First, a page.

Things to Do at Loch Lomond & the Trossachs National Park

Being the fourth largest national park in the British Isles, Loch Lomond and the Trossachs National Park has 21 munros (hills of over 914m), the largest lake in Great Britain by surface area, and more than 30 ancient settlements.

Although it is less than an hour’s drive from Glasgow, this majestic national park might as well be in another universe altogether; in contrast with Glasgow’s inviting hubbub, the lochs and their surrounding hills are peaceful and relaxing.

If you’ve read our previous article on Glasgow, you’re undoubtedly wondering what else you can do in Scotland. Well, you’re in luck, because here’s a list of things to do at Scotland’s first national park!

1. Trek the West Highland Way

Image credit: Tatters

The West Highland Way is a walking route starting north of Glasgow all the way up to the Scottish Highlands. Almost half of the West Highland Way passes through the middle of the national park, making it the ideal route for long-distance hikers and explorers.

Imagine soaking in the scenery as you stroll the length of Loch Lomond. Imagine standing where an ancient battle once occurred! This, and more, is what the West Highland Way has to offer. Whether or not you are intending on going into the Highlands, a short walk on the Way is just too tempting to resist!

2. Bag a munro

Image credit: Andy Belshaw

Apart from its 21 munros, there are also 19 corbetts (hills of over 762m) in the national park. Serious hikers take it upon themselves to ‘bag’ (tick off) all the munros in Scotland, but don’t worry if that’s not your thing. There are also plenty of wee hills to conquer!

The park website offers a list of corbetts and munros to bag as well as wee hills to walk on. Feel free to look for a hill that’s interesting to you, but if you’re suffering from over-choice (as your lovely author did), read on for some tips to help you make your decision!

3. Visit the villages of the national park:

Balloch

Image credit: Mark Harkin

Balloch is most known for Balloch Castle, a category A-listed building (a building listed by the public authority in Scotland to be of historic or architectural importance on national or international levels), and the Balloch Country Park which features walled gardens and nature trails.

Balmaha

Image credit: Jen Gutmann

Balmaha rests on the eastern shores of Loch Lomond. Part of the West Highland Way passes through the village, making it a popular stop for travellers. Balmaha also offers a ferry service to the island of Inchcailloch, where you can follow nature trails into the woodlands and up to the top!

Back on the mainland, Balmaha is where one can begin the hike up Conic Hill. Insider tip: If you’re having trouble deciding which hill to climb, you can always make where you stay a deciding factor (or vice versa). Some hills in the park are known for having magnificent sunrises or sunsets, and you don’t want to miss that by staying too far away!

Aberfoyle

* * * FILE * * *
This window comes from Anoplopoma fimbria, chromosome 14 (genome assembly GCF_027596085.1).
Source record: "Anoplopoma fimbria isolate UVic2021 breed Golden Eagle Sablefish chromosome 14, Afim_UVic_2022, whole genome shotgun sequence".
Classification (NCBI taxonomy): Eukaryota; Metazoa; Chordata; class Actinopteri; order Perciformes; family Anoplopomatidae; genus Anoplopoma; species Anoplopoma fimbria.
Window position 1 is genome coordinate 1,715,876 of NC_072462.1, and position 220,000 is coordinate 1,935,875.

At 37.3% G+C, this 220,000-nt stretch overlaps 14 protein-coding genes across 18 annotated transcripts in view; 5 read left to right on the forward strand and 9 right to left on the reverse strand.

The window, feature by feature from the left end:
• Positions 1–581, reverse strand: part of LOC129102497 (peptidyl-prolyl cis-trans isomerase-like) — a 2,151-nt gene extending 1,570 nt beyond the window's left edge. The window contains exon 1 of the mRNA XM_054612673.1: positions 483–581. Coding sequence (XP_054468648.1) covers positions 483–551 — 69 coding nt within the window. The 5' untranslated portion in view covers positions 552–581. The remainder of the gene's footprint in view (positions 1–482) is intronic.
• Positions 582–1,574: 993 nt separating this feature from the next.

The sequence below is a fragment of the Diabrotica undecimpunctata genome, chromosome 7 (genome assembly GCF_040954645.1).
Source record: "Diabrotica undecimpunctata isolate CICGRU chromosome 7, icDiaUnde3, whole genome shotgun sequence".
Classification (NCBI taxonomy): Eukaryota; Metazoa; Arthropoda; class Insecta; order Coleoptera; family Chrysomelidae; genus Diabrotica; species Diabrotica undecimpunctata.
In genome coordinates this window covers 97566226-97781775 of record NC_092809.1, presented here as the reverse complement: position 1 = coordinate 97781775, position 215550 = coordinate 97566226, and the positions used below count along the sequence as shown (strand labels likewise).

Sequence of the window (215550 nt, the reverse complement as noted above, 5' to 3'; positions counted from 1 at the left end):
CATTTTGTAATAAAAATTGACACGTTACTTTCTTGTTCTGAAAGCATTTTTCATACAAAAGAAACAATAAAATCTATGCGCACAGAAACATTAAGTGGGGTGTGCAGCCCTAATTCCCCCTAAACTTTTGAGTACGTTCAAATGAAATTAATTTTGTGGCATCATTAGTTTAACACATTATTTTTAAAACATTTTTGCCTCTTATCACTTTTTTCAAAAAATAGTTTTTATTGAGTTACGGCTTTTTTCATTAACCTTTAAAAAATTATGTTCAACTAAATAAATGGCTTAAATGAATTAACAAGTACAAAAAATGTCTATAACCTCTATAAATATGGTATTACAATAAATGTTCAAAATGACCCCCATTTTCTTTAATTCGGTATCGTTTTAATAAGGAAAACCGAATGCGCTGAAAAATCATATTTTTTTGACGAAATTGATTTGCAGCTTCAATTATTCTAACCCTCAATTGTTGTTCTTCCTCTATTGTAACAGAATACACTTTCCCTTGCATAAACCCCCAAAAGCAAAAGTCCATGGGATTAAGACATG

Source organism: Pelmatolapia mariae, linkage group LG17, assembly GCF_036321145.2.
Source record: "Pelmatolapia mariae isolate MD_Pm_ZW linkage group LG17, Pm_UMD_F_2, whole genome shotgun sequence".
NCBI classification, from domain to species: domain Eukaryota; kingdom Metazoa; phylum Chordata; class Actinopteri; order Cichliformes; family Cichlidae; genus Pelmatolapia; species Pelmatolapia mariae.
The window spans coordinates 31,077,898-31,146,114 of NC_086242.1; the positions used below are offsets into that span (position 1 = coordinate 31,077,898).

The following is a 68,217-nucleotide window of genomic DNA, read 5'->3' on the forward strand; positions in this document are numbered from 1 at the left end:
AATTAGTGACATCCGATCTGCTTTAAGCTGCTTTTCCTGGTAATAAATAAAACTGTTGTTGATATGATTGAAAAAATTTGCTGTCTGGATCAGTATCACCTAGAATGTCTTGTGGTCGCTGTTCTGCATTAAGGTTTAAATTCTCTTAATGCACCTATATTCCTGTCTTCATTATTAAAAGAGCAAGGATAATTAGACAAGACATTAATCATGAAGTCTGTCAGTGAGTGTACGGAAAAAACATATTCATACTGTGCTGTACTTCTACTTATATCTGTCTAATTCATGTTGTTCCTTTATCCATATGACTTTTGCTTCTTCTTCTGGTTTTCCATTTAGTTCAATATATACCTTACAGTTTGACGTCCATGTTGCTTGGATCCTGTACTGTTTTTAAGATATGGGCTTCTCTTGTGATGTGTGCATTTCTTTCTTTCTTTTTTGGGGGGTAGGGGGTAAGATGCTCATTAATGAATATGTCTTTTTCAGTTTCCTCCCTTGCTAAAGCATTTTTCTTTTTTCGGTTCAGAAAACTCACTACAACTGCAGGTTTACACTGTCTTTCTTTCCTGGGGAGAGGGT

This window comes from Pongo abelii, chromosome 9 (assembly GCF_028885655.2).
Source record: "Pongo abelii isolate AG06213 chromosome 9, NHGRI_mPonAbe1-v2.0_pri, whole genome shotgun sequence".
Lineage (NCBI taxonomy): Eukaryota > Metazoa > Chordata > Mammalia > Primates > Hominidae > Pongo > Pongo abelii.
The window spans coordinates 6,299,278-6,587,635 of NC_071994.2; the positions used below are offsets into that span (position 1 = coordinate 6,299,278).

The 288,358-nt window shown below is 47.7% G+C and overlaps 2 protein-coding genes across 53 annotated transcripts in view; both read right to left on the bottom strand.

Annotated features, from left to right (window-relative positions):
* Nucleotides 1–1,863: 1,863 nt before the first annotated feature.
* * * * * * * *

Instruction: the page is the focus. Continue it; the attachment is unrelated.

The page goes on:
Image credit: Go Ape Aberfoyle Instagram

Aberfoyle is a village of around 1,000 residents, but don’t let its small size fool you: It is packed with adventure! Firstly, it is home to Go Ape Aberfoyle, a treetop adventure course with two of the longest zip wires in the United Kingdom.

It is also nearby to the Inchmahome Priory, an ancient monument which once provided solace and protection to Scottish rulers Robert the Bruce as well as Mary Queen of Scots. Finally, this is where you can find the Doon Hill Fairy Trail, where Reverend Robert Kirk was rumoured to have been kidnapped by fairies and trapped in a tree. Tread carefully!

Rob Roy Country

Rob Roy Country is not a single village, but rather the old stomping grounds of Rob Roy Macgregor, Scotland’s most notorious outlaw and a legendary swordsman, folk hero, and cattle rustler.

The Rob Roy Story at Lady Kentmores Antiques in the village of Callander tells his tale. The Rob Roy Way follows his tracks and paths through the villages of Aberfoyle, Callander, Balquhidder, and more.

Image credit: Phillip Capper

On the other hand, Inversnaid is where his estate once stood. He is rumoured to have used a nearby cave as a secret hideout after he was branded an outlaw, and if you are looking for his cave, follow the West Highland Way northwards from the Inversnaid Hotel until you reach a sign.

A friendly word of caution, though: The path to the cave is narrow, rocky, and concludes with a 2m drop. Unless you are the most avid and experienced of climbers, it is best to admire the cave from Loch Lomond.

Image credit: Alan Mack

From the village of Killin, a climb up Sron a’Chlachain and Creag Bhuidhe is possible. Being up in the Central Highlands, Sron a’Chlachain and Creag Bhuidhe afford you a glimpse of the lands where Rob Roy would once have lived and fought, not to mention in incredible panoramic view of the surrounding.

Luss

Image credit: _nymeria_

Luss is arguably the most popular village in Trossachs National Park. It is a conservation village with neat rows of picturesque cottages; nearby are the slate quarries where the cottage dwellers used to work.

One of these quarries can be accessed via a Luss Village Path, one of the national park’s many heritage trails. Insider tip #2: If you’re a fan of heritage trails, here’s a way to decide where you will stay! Luss, Killin, Callander, and Arrochar and Tarbet all have heritage trails as well, so take your pick!

Tyndrum

Image credit: detlef-kuonen

Tyndrum was built upon one of Robert the Bruce’s ancient battlefields. The village is unusual for the nearby Loch of the Legend of the Lost Sword, into which Robert the Bruce was rumoured to have thrown his massive sword after losing a battle.